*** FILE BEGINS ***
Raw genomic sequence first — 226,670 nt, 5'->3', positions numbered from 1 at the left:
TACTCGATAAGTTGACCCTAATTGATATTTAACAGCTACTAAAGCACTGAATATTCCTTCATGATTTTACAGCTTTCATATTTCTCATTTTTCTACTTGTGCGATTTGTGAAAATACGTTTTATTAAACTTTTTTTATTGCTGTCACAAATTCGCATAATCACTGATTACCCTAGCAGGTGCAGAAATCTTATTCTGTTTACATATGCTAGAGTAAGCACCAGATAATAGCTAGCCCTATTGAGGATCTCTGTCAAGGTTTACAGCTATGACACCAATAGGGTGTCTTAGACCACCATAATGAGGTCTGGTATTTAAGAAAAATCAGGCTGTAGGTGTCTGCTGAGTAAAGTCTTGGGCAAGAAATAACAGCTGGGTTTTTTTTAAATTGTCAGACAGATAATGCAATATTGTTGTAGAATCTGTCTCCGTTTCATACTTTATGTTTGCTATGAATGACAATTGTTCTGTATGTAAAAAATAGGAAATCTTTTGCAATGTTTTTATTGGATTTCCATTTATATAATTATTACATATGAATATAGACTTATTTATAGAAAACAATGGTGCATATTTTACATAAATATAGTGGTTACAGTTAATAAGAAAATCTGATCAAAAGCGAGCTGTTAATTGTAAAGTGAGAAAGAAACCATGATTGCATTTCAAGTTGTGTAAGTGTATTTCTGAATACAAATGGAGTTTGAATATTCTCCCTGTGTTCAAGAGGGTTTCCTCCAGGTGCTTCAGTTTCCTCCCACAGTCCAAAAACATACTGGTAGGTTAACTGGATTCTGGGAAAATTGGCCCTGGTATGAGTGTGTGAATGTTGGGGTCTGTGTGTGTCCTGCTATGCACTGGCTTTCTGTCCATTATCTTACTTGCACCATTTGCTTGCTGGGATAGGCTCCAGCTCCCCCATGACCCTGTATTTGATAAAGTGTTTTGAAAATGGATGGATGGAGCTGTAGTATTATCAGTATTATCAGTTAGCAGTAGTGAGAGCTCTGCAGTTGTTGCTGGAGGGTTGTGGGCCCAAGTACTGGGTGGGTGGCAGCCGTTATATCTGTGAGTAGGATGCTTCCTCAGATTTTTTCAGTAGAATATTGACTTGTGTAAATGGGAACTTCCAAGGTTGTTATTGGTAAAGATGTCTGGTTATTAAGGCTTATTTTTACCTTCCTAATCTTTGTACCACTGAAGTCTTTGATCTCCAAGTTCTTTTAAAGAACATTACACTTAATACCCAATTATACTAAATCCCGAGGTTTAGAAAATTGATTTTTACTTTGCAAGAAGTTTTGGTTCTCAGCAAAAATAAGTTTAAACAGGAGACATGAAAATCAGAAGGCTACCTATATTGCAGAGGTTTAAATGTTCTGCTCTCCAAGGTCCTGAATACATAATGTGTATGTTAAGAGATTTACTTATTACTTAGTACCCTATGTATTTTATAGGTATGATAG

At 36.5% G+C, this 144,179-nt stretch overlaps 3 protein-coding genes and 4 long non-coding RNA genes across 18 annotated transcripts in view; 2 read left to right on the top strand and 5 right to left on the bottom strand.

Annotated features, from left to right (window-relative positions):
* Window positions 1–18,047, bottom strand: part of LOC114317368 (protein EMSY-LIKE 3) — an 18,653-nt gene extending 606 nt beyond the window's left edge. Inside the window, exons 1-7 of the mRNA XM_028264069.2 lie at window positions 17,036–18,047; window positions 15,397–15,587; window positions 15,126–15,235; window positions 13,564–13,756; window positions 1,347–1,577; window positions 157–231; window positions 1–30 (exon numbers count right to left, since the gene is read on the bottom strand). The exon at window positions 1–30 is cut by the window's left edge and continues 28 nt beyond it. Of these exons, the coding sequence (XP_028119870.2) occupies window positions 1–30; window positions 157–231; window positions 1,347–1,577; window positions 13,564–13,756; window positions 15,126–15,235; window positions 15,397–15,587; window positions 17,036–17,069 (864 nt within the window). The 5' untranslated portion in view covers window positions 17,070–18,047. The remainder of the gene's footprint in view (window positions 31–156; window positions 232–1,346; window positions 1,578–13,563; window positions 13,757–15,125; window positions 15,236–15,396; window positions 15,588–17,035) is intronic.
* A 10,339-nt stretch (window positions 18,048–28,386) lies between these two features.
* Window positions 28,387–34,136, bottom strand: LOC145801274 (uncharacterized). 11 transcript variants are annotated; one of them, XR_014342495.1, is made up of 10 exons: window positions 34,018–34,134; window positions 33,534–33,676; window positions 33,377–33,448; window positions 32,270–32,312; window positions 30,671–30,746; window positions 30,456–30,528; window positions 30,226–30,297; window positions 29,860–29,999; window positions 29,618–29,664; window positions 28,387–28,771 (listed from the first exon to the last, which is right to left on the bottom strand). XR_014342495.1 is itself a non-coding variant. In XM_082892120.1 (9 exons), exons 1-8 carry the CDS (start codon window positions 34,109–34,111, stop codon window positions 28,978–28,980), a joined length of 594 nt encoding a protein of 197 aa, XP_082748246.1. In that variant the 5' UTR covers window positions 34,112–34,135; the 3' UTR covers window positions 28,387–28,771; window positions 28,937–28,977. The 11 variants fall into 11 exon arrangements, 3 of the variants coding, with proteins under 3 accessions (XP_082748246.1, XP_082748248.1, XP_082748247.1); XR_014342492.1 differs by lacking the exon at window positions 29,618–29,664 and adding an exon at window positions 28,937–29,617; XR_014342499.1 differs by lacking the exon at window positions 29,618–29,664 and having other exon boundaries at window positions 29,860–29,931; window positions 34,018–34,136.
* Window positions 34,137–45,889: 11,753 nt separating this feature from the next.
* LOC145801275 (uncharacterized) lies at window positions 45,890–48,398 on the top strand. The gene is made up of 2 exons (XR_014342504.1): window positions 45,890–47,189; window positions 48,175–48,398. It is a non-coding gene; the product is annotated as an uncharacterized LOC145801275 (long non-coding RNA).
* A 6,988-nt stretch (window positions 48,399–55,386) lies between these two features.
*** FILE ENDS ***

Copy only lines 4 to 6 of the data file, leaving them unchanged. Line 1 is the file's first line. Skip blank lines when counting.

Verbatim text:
Annotated features, from left to right (window-relative positions):
* Window positions 1–18,047, bottom strand: part of LOC114317368 (protein EMSY-LIKE 3) — an 18,653-nt gene extending 606 nt beyond the window's left edge. Inside the window, exons 1-7 of the mRNA XM_028264069.2 lie at window positions 17,036–18,047; window positions 15,397–15,587; window positions 15,126–15,235; window positions 13,564–13,756; window positions 1,347–1,577; window positions 157–231; window positions 1–30 (exon numbers count right to left, since the gene is read on the bottom strand). The exon at window positions 1–30 is cut by the window's left edge and continues 28 nt beyond it. Of these exons, the coding sequence (XP_028119870.2) occupies window positions 1–30; window positions 157–231; window positions 1,347–1,577; window positions 13,564–13,756; window positions 15,126–15,235; window positions 15,397–15,587; window positions 17,036–17,069 (864 nt within the window). The 5' untranslated portion in view covers window positions 17,070–18,047. The remainder of the gene's footprint in view (window positions 31–156; window positions 232–1,346; window positions 1,578–13,563; window positions 13,757–15,125; window positions 15,236–15,396; window positions 15,588–17,035) is intronic.
* A 10,339-nt stretch (window positions 18,048–28,386) lies between these two features.